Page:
OUTSIDE of Scotland, members of the media are giving their take on the latest developments in Holyrood’s harassment complaints inquiry.

Yesterday James Hamilton’s (below) independent report into Nicola Sturgeon’s conduct throughout the Government’s investigation into complaints against Alex Salmond was released, with the Irish barrister finding no breach of the ministerial code.

Sturgeon had referred herself to the inquiry when Salmond won his legal action against the Government over its investigation.

The National:

There were questions over when she learned of complaints against her predecessor. She told the Scottish Parliament she was informed of them on April 2 but did not tell the civil service until June.

Hamilton, Ireland’s former director of public prosecutions, concluded that this did not amount to a breach of the code.

He also considered Salmond’s claim that the FM breached the code by not conceding the Government's case against him at an earlier date. He said this was not a breach either.

READ MORE: Nicola Sturgeon did not breach ministerial code, James Hamilton finds

The First Minister welcomed the report’s findings – while the Scottish Tories decided they would go ahead with today's planned no-confidence vote anyway.

The Irish Times has offered its view into the barrister’s report. In an analysis piece, journalist Denis Staunton argues the findings are a “tremendous boost for Sturgeon and a disaster for her critics”.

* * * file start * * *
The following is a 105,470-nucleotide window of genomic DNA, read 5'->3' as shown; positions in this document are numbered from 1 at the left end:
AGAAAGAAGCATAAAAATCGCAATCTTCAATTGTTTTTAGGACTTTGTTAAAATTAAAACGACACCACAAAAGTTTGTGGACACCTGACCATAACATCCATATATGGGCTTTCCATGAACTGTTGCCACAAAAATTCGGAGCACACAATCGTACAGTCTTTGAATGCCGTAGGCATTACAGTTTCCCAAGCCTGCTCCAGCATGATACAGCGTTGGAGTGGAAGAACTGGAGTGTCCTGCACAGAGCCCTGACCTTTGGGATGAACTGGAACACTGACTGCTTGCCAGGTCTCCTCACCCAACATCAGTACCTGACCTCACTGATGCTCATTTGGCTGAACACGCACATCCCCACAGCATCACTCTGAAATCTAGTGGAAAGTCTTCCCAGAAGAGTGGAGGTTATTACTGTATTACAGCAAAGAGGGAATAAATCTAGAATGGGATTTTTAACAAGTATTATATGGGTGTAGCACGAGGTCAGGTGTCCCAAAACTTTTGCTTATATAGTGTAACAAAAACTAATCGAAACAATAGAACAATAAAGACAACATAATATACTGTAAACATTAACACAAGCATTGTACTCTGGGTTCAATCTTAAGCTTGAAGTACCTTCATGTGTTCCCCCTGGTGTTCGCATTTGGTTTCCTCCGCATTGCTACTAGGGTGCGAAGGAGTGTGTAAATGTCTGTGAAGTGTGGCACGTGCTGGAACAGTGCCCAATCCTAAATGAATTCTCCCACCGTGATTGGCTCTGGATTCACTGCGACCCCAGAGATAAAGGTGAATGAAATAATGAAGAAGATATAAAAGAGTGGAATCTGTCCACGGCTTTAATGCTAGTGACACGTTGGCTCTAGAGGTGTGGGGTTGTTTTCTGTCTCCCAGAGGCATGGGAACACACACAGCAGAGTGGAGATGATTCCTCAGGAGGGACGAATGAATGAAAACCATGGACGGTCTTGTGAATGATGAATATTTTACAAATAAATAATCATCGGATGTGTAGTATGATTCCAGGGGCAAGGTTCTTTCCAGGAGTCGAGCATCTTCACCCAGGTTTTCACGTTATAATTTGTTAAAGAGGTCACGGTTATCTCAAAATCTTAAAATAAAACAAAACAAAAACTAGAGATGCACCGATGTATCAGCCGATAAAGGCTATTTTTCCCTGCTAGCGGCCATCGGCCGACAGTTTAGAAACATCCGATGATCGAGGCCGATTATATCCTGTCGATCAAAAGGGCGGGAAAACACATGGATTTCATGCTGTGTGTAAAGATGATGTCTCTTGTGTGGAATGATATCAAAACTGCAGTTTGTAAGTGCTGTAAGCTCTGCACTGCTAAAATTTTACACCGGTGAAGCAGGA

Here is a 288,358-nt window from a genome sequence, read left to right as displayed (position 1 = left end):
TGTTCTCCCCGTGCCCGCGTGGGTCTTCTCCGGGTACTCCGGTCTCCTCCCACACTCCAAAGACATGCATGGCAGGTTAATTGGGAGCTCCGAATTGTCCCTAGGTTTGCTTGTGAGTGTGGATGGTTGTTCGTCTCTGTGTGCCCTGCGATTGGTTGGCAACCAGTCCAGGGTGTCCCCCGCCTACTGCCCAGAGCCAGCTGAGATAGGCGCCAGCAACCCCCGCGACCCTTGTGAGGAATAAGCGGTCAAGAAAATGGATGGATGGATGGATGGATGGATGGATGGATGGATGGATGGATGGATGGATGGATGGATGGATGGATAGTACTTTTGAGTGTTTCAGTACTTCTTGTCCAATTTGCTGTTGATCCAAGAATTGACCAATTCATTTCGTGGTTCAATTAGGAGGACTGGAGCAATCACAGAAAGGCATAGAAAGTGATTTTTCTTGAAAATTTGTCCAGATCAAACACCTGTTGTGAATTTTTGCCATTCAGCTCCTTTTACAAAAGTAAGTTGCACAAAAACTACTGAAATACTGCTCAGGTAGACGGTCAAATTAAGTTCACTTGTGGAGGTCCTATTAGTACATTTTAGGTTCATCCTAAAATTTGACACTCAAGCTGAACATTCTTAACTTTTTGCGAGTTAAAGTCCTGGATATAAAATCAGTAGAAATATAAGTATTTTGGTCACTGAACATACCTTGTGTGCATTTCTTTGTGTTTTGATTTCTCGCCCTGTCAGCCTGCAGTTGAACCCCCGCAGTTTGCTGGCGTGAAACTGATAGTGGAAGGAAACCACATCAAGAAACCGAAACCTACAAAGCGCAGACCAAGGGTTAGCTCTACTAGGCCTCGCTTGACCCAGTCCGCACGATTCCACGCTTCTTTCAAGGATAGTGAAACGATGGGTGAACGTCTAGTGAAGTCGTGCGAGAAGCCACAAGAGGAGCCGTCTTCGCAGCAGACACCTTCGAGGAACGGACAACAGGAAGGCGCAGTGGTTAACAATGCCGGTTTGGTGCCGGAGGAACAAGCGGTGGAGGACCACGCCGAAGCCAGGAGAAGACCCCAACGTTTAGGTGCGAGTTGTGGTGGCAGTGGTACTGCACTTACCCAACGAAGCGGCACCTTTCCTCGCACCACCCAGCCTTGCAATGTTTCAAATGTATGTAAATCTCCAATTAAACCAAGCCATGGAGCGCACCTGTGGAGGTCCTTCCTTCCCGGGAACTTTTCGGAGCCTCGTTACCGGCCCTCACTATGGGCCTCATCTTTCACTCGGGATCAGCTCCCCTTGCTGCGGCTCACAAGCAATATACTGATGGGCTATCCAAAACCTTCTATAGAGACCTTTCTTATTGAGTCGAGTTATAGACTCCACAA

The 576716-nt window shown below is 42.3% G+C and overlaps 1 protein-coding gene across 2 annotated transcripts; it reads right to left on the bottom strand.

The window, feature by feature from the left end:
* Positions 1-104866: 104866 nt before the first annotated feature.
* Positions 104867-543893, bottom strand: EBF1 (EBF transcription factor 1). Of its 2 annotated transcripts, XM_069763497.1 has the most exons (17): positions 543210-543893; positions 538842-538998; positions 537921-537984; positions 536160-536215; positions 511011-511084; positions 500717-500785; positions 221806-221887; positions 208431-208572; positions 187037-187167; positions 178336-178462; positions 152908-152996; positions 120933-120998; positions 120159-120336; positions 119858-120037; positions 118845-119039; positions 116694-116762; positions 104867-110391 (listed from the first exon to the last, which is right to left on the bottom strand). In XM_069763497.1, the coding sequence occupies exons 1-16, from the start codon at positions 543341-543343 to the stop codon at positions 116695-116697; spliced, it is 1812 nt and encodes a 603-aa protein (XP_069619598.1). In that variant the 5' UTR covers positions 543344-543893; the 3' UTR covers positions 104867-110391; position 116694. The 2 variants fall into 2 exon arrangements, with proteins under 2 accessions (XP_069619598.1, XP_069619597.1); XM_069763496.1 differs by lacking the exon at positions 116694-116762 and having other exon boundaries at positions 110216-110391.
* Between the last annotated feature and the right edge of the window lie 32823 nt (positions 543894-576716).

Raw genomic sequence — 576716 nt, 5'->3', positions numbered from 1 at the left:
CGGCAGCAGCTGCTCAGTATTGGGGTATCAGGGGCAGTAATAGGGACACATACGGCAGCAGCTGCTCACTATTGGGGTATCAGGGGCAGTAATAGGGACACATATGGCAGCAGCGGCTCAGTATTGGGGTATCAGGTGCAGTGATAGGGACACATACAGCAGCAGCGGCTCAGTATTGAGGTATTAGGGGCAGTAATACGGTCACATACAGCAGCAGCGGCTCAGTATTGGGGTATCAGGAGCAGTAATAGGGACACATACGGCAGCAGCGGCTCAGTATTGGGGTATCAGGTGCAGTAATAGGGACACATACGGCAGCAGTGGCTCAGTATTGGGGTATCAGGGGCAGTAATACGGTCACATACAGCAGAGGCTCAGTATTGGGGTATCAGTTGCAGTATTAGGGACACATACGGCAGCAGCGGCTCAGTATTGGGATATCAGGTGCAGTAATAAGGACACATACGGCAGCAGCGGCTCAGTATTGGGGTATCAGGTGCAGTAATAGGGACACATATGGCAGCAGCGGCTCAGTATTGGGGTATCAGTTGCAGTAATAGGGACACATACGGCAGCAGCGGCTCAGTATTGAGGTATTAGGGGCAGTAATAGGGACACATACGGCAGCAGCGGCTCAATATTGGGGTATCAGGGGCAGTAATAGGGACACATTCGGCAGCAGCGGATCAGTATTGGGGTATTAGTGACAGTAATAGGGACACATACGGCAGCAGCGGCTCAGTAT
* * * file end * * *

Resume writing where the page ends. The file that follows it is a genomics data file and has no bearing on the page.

READ MORE: Polls suggest the Yes movement's most difficult times are now behind it

“Unionists in Edinburgh and London dared to hope in recent weeks that the Salmond affair would end Sturgeon’s career, or at least damage the SNP’s greatest electoral asset and the most persuasive advocate of Scottish independence,” Staunton explains.

“Instead, the Hamilton report has allowed Sturgeon to emerge stronger from the Salmond controversy, leaving her political adversaries looking like partisan critics of a female politician who sided with women complaining about sexual harassment.”

Hamilton’s findings may have now “destroyed” Unionist hopes of depriving the SNP of a majority and undermining the mandate for indyref2, the journalist says.

The National:

In an exclusive piece for The National last night, pollster Mark McGeoghegan wrote that following Hamilton’s findings “there appears to be little obstacle now to the SNP and Yes movement getting on with the work of securing a pro-independence majority”.

While polls showed dips in support for the SNP and independence at the beginning of the month, he added there is “plenty of evidence” that the most difficult period is behind the Yes movement.